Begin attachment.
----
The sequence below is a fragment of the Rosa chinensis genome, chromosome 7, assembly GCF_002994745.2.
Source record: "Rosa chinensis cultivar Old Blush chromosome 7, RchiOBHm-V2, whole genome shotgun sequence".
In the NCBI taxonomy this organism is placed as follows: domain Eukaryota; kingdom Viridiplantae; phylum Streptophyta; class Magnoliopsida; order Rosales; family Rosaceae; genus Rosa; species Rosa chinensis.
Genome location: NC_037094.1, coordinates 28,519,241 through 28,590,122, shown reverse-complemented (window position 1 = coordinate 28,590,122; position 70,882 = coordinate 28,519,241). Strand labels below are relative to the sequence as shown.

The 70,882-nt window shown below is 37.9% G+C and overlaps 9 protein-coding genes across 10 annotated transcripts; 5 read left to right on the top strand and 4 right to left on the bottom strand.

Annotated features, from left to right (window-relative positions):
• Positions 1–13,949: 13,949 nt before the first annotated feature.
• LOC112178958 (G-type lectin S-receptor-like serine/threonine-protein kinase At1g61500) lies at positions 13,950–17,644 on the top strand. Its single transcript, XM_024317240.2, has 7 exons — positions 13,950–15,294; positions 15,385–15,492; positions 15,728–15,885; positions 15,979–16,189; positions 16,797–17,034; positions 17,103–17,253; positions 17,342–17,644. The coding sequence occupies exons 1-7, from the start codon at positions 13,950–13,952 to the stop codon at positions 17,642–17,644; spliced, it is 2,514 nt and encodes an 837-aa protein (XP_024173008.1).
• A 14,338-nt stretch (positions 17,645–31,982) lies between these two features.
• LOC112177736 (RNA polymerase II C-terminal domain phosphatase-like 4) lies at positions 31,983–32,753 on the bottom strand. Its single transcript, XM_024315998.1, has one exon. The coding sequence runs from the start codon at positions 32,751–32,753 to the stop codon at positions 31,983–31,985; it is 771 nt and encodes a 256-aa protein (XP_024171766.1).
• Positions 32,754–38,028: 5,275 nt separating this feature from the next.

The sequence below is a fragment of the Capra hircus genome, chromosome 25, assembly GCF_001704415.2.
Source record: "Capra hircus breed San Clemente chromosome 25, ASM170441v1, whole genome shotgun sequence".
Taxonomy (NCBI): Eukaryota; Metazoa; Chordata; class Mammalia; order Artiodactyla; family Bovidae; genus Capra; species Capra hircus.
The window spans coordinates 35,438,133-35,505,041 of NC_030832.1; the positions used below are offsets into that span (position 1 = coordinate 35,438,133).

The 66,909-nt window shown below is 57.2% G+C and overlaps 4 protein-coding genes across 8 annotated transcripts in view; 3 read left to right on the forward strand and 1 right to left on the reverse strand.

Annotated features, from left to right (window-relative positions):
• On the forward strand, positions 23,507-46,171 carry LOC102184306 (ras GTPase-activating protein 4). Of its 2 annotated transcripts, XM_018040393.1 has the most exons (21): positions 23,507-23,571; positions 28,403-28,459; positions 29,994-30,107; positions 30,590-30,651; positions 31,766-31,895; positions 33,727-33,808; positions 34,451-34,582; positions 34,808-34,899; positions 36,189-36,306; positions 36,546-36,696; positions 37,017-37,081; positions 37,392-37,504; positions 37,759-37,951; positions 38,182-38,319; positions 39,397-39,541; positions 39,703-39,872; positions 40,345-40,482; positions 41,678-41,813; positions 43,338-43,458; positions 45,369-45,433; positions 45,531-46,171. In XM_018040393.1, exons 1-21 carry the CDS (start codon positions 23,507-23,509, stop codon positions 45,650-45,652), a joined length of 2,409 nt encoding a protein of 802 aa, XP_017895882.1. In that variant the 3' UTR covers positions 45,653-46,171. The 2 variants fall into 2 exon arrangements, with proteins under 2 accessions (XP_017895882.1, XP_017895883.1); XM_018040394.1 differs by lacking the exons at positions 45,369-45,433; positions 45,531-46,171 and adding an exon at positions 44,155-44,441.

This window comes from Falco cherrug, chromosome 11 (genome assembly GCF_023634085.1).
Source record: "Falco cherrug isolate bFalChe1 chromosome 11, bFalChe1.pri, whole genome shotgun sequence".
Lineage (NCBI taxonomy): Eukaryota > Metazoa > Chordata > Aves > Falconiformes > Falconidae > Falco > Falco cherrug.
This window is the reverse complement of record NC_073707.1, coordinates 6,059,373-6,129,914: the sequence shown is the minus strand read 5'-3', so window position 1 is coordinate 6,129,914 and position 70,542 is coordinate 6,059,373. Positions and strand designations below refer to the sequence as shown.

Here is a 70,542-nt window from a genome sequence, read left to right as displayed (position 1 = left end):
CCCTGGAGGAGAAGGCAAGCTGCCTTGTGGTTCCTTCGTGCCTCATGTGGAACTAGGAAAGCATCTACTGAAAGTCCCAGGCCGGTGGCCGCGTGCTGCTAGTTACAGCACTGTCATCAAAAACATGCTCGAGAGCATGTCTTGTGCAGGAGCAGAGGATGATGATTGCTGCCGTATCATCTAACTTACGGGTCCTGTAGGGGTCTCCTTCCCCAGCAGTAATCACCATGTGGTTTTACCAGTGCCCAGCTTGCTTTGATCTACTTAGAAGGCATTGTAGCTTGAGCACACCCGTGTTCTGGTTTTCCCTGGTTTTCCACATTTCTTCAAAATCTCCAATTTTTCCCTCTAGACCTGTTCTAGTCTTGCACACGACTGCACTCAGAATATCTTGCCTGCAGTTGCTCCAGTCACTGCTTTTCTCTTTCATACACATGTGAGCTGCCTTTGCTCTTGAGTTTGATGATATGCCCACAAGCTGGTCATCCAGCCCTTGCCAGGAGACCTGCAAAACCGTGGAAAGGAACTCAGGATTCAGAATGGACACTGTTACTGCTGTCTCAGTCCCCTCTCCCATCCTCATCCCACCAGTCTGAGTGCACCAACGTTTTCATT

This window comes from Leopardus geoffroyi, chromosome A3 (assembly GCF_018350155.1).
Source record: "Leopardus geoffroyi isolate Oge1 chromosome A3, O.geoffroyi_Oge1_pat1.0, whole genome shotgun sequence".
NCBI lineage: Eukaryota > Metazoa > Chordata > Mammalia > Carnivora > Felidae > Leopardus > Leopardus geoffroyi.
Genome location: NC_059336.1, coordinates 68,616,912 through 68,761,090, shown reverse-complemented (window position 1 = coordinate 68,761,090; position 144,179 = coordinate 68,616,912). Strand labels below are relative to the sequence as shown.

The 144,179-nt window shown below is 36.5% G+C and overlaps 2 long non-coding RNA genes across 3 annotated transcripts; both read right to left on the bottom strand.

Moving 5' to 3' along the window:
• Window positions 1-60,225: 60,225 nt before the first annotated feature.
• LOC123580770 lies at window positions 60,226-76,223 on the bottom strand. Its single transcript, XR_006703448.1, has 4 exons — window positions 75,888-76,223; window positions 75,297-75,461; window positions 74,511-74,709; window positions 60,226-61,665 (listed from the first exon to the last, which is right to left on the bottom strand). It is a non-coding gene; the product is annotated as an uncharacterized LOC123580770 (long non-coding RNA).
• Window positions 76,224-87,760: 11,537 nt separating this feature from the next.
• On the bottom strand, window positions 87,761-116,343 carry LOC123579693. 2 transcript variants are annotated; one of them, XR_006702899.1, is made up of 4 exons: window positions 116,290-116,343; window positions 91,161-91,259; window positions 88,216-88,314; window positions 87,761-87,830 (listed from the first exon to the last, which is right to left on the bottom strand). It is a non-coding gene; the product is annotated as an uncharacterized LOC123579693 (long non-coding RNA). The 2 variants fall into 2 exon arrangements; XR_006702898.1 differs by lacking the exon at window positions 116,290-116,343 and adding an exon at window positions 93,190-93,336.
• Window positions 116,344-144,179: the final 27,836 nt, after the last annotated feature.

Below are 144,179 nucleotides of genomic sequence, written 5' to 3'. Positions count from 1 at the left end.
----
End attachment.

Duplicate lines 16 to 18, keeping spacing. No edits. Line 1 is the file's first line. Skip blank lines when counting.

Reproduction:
The 66,909-nt window shown below is 57.2% G+C and overlaps 4 protein-coding genes across 8 annotated transcripts in view; 3 read left to right on the forward strand and 1 right to left on the reverse strand.

Annotated features, from left to right (window-relative positions):
• On the forward strand, positions 23,507-46,171 carry LOC102184306 (ras GTPase-activating protein 4). Of its 2 annotated transcripts, XM_018040393.1 has the most exons (21): positions 23,507-23,571; positions 28,403-28,459; positions 29,994-30,107; positions 30,590-30,651; positions 31,766-31,895; positions 33,727-33,808; positions 34,451-34,582; positions 34,808-34,899; positions 36,189-36,306; positions 36,546-36,696; positions 37,017-37,081; positions 37,392-37,504; positions 37,759-37,951; positions 38,182-38,319; positions 39,397-39,541; positions 39,703-39,872; positions 40,345-40,482; positions 41,678-41,813; positions 43,338-43,458; positions 45,369-45,433; positions 45,531-46,171. In XM_018040393.1, exons 1-21 carry the CDS (start codon positions 23,507-23,509, stop codon positions 45,650-45,652), a joined length of 2,409 nt encoding a protein of 802 aa, XP_017895882.1. In that variant the 3' UTR covers positions 45,653-46,171. The 2 variants fall into 2 exon arrangements, with proteins under 2 accessions (XP_017895882.1, XP_017895883.1); XM_018040394.1 differs by lacking the exons at positions 45,369-45,433; positions 45,531-46,171 and adding an exon at positions 44,155-44,441.